Three Fascinating Things About Vaccines
Women have played a critical role in vaccine development. Photo by CDC

Three Fascinating Things About Vaccines

The most life-saving invention in medical history

We’re on the cusp of a Covid-19 vaccine rolling out to the public, even if in limited supply at first. As we reflect on how essential this accomplishment will be for the world and how many lives will be saved, consider also the following fascinating and inspiring facts about vaccines.

1. Women and immigrants have played a critical role in the development of vaccines

In a Bloomberg column this week, economist Tyler Cowen drew attention to the critical work done by Dr. Katalin Karikó, who was born in Hungary before she moved to the United States. Her tireless work on mRNA-based vaccination made possible the Pfizer/BioNTech vaccine that will be among the very first available. This innovation is partly responsible for the speed at which the researchers moved from design to testing.

Karikó isn’t the only woman or immigrant involved, as Cowen notes. Nor is this pattern uncommon for vaccines in history. Women and immigrants have repeatedly been pivotal to vaccine development. The polio vaccine, for example, would likely have been delayed for years if not for the work of Dr. Isabel Morgan. She led the team that showed how a killed virus, not only a weakened one, could produce an immune response. In fact, historians have argued that Dr. Morgan could have arrived at a vaccine before Jonas Salk had she not left her research to care for her disabled stepson.

2. A malaria vaccine will be historic, and it’s just around the corner.

Malaria currently kills over 400,000 people per year, the majority of them children under 5. Inventing a vaccine requires almost completely new science because the disease is caused by a parasite. Unlike with a virus, getting sick with a parasite often doesn’t grant immunity in the future. This means the basic process of a vaccine needs to work differently. In fact, no parasite vaccine is commercially available today.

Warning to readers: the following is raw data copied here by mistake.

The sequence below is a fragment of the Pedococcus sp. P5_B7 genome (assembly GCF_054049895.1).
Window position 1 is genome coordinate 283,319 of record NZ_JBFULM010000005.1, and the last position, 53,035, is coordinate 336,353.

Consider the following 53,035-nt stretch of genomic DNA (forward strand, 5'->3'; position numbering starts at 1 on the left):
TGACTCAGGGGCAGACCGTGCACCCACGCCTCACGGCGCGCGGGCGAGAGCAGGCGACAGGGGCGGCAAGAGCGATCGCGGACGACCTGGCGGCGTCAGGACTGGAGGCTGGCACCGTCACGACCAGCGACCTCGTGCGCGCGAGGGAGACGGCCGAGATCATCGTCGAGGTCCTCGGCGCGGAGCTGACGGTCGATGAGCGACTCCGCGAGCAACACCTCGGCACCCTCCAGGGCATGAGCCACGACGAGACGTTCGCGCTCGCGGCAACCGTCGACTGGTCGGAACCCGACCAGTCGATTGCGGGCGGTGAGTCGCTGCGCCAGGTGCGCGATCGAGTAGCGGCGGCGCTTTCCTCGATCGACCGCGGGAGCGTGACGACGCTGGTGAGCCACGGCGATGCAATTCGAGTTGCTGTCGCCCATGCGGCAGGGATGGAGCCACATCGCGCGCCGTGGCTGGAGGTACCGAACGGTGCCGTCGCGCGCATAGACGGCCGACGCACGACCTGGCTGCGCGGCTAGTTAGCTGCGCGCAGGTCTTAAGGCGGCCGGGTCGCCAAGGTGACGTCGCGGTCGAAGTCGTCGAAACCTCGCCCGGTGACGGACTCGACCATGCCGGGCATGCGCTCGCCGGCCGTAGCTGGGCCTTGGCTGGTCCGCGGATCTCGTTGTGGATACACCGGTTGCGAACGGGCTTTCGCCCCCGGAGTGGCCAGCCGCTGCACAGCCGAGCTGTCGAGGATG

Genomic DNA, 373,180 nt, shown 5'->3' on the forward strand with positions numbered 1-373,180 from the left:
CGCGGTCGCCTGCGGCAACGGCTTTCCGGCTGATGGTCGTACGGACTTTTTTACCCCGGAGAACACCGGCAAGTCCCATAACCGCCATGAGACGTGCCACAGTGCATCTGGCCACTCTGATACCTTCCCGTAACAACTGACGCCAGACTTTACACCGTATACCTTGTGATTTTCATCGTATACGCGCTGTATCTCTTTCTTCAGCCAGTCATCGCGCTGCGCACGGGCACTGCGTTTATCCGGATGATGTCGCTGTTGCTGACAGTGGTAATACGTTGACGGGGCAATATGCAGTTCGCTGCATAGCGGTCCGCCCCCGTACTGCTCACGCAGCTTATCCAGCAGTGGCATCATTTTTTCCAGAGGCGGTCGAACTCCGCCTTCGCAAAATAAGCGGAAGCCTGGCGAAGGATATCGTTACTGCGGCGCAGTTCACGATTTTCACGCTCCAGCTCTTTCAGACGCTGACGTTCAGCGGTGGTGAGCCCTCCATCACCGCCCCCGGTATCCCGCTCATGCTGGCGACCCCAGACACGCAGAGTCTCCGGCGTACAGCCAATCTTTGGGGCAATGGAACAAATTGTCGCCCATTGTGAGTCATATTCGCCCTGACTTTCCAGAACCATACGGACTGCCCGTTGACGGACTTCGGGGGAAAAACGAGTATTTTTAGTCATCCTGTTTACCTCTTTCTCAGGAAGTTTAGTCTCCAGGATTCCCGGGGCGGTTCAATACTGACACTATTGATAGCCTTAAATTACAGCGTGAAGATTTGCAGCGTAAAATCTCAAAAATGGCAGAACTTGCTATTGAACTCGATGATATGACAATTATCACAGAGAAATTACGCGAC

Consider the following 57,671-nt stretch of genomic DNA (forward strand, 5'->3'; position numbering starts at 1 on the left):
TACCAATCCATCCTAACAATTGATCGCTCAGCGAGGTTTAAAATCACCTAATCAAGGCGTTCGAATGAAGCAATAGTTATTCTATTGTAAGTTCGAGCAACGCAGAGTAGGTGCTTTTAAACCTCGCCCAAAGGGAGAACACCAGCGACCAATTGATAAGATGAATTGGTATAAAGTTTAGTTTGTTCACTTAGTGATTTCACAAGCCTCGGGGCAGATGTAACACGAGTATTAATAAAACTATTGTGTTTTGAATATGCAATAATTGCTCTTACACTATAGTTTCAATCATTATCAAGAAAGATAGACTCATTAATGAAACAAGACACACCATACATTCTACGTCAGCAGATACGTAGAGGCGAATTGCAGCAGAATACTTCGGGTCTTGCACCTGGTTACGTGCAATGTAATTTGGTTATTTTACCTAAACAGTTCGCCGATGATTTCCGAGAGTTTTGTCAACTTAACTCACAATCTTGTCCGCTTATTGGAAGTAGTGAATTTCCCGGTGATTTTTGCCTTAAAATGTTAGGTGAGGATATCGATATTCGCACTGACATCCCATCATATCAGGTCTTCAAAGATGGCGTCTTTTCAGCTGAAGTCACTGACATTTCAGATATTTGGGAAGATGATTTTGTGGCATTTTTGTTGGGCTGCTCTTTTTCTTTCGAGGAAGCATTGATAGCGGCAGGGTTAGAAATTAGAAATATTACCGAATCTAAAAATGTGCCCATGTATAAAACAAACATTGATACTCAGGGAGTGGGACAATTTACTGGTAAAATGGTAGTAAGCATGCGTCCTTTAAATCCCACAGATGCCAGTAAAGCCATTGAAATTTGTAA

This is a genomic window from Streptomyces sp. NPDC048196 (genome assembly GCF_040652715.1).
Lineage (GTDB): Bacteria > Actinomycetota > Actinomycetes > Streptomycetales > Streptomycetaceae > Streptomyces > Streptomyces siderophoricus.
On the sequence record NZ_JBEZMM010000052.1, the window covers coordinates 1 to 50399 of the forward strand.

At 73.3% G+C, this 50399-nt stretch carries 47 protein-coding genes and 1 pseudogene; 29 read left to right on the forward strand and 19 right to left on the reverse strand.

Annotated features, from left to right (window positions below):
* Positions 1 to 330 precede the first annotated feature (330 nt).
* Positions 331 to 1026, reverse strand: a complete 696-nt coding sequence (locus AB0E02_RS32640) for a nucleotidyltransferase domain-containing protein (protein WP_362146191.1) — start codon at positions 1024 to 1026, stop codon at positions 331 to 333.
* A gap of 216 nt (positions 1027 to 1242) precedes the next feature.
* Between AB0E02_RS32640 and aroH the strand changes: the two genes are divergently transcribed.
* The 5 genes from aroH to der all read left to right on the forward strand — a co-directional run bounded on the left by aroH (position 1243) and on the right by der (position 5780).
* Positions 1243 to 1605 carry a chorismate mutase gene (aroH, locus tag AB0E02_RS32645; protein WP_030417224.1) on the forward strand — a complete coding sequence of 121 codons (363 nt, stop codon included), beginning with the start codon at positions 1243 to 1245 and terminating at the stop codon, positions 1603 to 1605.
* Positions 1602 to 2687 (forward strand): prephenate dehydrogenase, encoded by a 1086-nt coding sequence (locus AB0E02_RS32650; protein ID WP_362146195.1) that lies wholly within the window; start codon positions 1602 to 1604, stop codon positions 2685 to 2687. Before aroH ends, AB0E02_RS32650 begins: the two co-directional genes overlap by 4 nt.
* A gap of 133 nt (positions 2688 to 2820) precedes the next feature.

The same team at Oxford testing a Covid-19 vaccine is also now entering final human trials for a malaria vaccine. Should they prove successful, it could be ready for full-scale production by 2024. Vaccines for other rampant parasites—like hookworm and schistosomiasis—are also on the horizon.

3. We can’t measure how many lives vaccines have saved, but it’s surely many millions per year.

There is no way to reliably calculate how many lives vaccines have saved, but there is every reason to think that vaccines are the most live-saving invention in medicine, if not in all history. Perhaps only modern sanitation and clean drinking water could take credit for saving more lives.

The smallpox vaccine alone probably prevented a current death rate of five million people per year. We owe a great deal to all who have made vaccines possible and available throughout the world.

Seeing Good at Work

Malaria isn’t defeated yet, but one of the best groups working to prevent it is the Against Malaria Foundation. They provide long-lasting, treated bed nets, which randomized control trials have shown to reduce malaria infections in children.

GiveWell, a sophisticated rater of charity effectiveness, recommends them as a top charity. Just $5 provides a net to a family.

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Written by

Aaron Miller

Aaron Miller

Provo, UT